How Mexico (and the rest of the world) views the U.S. budget crisis

The top news in The New York Times today comes from international desk writer Damien Cave, who offers us a human perspective about what Mexicans think about the shenanigans in our nation’s capitol:  It’s not good for the U.S. and it’s not good for the rest of the world.  We hear the voices of regular people from Russia, Greece, and Egypt — countries that have been in economic default.  The people pay the price and world opinion matters.

The Mexican peso is closely tied to the U.S. dollar and Mexican employment and economic well-being depends upon U.S. stability.  There is concern about the gravity of the situation in the halls of Congress and what this means for the U.S. as a world leader.  At the moment we are not in high regard!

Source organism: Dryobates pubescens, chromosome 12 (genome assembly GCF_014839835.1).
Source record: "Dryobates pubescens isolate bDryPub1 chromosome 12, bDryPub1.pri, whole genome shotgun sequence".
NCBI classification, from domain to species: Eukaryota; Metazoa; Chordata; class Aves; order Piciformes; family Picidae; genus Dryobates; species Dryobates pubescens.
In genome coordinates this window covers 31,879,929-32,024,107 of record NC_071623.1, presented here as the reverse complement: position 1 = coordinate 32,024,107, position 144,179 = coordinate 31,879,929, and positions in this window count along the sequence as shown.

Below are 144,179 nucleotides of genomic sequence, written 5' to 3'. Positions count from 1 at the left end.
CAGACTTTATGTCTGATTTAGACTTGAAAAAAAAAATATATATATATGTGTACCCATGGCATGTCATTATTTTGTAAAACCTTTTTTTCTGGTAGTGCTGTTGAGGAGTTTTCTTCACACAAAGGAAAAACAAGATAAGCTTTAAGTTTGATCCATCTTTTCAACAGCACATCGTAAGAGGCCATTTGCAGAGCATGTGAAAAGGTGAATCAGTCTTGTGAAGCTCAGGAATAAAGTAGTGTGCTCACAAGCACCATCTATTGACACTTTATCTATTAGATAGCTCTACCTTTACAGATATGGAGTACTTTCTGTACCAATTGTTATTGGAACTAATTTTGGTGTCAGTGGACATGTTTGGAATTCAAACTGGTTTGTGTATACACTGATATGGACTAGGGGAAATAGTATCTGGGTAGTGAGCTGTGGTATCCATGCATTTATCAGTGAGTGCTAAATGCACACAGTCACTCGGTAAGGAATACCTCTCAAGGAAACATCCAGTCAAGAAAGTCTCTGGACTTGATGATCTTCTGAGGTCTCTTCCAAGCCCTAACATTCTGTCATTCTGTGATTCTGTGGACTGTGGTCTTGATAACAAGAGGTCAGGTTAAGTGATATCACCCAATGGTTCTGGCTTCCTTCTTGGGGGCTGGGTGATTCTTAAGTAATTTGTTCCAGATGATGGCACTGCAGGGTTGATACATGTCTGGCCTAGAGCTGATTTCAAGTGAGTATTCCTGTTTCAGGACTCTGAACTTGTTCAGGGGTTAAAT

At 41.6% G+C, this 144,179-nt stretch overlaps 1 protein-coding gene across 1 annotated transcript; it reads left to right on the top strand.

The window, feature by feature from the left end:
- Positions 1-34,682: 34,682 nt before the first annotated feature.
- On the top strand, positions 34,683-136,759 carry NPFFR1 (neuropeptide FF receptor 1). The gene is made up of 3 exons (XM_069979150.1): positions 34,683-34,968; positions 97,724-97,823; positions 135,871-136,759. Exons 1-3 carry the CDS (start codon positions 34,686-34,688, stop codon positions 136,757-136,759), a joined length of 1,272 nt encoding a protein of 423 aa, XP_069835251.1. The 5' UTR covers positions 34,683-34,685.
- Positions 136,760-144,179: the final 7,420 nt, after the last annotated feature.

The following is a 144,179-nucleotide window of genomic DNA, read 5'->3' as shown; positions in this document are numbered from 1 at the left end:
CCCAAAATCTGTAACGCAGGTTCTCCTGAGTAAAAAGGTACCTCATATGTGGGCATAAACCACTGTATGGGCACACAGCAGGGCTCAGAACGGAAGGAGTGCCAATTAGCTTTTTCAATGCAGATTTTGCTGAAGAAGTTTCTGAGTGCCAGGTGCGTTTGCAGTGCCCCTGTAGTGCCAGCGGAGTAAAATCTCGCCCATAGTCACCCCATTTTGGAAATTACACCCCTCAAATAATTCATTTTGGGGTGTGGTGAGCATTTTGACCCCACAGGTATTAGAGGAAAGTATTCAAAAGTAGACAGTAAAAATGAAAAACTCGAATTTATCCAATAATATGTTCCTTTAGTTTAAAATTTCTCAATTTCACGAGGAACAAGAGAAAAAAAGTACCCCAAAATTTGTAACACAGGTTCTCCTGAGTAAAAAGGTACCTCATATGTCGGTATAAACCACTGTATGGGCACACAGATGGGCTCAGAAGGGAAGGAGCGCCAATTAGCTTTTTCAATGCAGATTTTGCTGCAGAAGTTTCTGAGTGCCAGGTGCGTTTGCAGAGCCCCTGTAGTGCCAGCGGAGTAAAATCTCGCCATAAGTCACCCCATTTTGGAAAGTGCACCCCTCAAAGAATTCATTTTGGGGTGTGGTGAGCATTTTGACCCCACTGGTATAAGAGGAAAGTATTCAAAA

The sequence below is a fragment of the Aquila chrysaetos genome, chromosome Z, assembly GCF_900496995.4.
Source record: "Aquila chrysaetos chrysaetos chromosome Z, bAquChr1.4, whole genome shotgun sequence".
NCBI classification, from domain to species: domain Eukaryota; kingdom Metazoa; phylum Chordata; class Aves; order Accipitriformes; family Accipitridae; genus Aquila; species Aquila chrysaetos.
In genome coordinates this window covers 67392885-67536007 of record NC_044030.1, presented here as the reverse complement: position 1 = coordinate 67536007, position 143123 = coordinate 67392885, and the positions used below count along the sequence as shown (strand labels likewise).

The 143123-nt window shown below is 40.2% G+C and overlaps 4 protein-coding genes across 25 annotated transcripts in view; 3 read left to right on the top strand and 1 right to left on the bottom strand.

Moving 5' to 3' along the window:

I’m sharing this story with you as I wait in Chicago for my flight to Mexico City, sipping Moroccan mint tea and thinking about the impact of our budget crisis on the people in Mexico, who are deeply intertwined with our country.  This is not only about the United States.  It is our responsibility as citizens of the world to fix what’s wrong with congressmen and congresswomen who are obstructionists to the workings of government and playing havoc with our future.

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